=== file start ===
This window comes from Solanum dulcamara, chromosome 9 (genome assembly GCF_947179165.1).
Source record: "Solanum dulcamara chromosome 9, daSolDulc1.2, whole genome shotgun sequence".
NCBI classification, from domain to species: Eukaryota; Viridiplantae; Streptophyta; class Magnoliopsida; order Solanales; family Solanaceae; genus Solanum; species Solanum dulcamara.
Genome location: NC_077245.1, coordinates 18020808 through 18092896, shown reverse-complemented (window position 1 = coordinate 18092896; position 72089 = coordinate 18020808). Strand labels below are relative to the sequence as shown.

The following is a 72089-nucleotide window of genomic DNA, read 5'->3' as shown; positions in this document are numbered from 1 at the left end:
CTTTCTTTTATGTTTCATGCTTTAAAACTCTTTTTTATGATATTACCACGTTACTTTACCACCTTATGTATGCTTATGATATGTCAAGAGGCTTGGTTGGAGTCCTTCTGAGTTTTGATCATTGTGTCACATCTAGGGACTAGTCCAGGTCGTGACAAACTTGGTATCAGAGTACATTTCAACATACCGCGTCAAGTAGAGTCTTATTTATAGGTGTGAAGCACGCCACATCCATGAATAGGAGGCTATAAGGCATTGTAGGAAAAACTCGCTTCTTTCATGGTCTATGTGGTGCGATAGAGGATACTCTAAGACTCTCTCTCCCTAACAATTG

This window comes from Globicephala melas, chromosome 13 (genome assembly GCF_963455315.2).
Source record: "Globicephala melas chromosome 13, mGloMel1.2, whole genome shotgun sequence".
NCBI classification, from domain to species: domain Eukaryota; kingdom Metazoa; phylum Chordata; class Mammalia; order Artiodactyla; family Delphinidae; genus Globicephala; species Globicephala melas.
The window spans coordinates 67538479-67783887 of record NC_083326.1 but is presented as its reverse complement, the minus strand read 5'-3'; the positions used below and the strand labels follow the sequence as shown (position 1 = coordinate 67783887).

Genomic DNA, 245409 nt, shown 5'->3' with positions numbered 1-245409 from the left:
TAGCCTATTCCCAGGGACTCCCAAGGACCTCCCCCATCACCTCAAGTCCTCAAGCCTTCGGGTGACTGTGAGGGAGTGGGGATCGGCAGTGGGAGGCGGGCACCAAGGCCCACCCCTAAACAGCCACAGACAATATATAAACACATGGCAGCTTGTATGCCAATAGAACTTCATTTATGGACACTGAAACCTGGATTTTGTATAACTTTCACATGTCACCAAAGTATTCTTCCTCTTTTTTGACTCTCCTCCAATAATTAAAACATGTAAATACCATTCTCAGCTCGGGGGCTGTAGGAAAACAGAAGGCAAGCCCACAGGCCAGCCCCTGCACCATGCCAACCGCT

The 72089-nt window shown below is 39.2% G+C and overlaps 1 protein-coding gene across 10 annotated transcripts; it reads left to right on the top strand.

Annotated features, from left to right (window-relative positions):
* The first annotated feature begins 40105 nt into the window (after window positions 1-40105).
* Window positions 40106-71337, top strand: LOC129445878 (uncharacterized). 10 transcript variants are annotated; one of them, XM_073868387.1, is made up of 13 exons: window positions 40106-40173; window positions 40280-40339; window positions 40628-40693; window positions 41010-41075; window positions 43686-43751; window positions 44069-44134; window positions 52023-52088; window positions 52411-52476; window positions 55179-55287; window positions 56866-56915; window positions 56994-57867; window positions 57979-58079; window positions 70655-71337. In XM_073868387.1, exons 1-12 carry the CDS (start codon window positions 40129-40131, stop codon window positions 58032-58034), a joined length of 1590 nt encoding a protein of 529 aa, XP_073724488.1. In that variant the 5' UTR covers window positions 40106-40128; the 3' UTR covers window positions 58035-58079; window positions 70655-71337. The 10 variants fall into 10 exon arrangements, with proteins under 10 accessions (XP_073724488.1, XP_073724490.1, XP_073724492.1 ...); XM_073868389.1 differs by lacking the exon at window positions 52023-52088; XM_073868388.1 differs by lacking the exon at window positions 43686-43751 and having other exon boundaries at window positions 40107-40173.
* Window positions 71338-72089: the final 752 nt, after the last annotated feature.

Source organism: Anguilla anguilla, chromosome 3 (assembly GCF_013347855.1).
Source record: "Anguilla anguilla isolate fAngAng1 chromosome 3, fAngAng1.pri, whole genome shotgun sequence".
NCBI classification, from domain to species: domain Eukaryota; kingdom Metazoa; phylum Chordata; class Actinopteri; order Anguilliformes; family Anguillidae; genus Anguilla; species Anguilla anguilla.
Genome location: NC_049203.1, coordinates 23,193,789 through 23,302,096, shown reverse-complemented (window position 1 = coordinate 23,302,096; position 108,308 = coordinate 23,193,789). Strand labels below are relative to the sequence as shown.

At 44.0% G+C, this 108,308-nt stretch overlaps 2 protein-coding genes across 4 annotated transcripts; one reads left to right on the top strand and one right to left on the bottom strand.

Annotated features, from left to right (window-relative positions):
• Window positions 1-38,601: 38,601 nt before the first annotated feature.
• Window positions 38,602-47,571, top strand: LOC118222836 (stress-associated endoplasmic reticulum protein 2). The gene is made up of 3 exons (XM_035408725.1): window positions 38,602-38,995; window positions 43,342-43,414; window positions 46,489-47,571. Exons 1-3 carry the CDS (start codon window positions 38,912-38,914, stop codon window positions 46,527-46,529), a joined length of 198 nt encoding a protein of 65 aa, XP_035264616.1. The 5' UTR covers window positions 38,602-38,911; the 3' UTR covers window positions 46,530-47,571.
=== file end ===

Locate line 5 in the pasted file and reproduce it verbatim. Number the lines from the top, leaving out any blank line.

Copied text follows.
The following is a 72089-nucleotide window of genomic DNA, read 5'->3' as shown; positions in this document are numbered from 1 at the left end: